1st LD: China's one-year loan prime rate drops

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BEIJING, Feb. 20 (Xinhua) -- China's one-year loan prime rate (LPR) came in at 4.05 percent Thursday, down from 4.15 percent a month earlier, in the country's latest effort to inject liquidity into the financial market to counter the impact of the novel coronavirus outbreak.

The above-five-year LPR fell 5 basis points from the previous reading to 4.75 percent, according to the National Interbank Funding Center.

China's central bank announced a plan to reform the LPR mechanism in August 2019, to better reflect market changes in a bid to guide borrowing costs lower to support the real economy.

Under the revamped mechanism, the LPRs, released on the 20th day of every month, are based on rates of the central bank's open market operations, especially the medium-term lending facility (MLF) rates.

The LPR cut came after the People's Bank of China (PBOC), the central bank, lowered the MLF rate on Monday by 10 basis points, a move in line with market expectations as China ratchets up efforts to restore economic normalcy while containing the virus.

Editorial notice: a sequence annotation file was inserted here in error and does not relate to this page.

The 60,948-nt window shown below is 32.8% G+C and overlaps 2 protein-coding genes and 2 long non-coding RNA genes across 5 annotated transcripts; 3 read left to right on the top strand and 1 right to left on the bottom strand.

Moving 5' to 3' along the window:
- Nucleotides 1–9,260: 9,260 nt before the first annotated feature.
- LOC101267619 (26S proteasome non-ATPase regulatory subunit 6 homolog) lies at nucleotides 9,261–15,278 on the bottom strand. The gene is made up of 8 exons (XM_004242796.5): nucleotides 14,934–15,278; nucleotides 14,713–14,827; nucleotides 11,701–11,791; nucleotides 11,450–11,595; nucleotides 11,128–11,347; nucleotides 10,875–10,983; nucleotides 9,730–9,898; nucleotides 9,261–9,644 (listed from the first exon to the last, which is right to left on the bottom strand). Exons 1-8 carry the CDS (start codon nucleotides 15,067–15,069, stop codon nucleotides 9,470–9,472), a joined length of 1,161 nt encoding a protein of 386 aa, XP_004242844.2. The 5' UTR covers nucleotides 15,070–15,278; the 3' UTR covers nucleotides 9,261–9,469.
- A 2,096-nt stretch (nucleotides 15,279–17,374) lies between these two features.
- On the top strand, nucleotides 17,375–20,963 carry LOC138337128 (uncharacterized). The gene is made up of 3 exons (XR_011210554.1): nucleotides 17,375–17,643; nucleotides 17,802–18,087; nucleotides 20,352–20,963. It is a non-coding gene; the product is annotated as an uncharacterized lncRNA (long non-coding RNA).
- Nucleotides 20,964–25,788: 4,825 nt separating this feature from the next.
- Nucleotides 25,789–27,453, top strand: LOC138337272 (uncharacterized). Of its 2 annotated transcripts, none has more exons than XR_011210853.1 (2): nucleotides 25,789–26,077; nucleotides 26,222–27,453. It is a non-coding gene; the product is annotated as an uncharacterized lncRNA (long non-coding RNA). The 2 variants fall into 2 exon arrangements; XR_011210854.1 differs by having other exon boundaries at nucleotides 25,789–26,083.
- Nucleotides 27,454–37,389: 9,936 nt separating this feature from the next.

In its latest monetary policy implementation report, the PBOC pledged more monetary and credit support to combat the outbreak and efforts to smooth the transmission of the LPR mechanism.

"The implicit floor interest rate for loans will be resolutely eliminated," the PBOC said.

As of Feb. 14, China's banks had provided over 537 billion yuan (about 76.69 billion U.S. dollars) of credit support to help companies restore production amid the fight against the novel coronavirus outbreak, official data showed. Enditem

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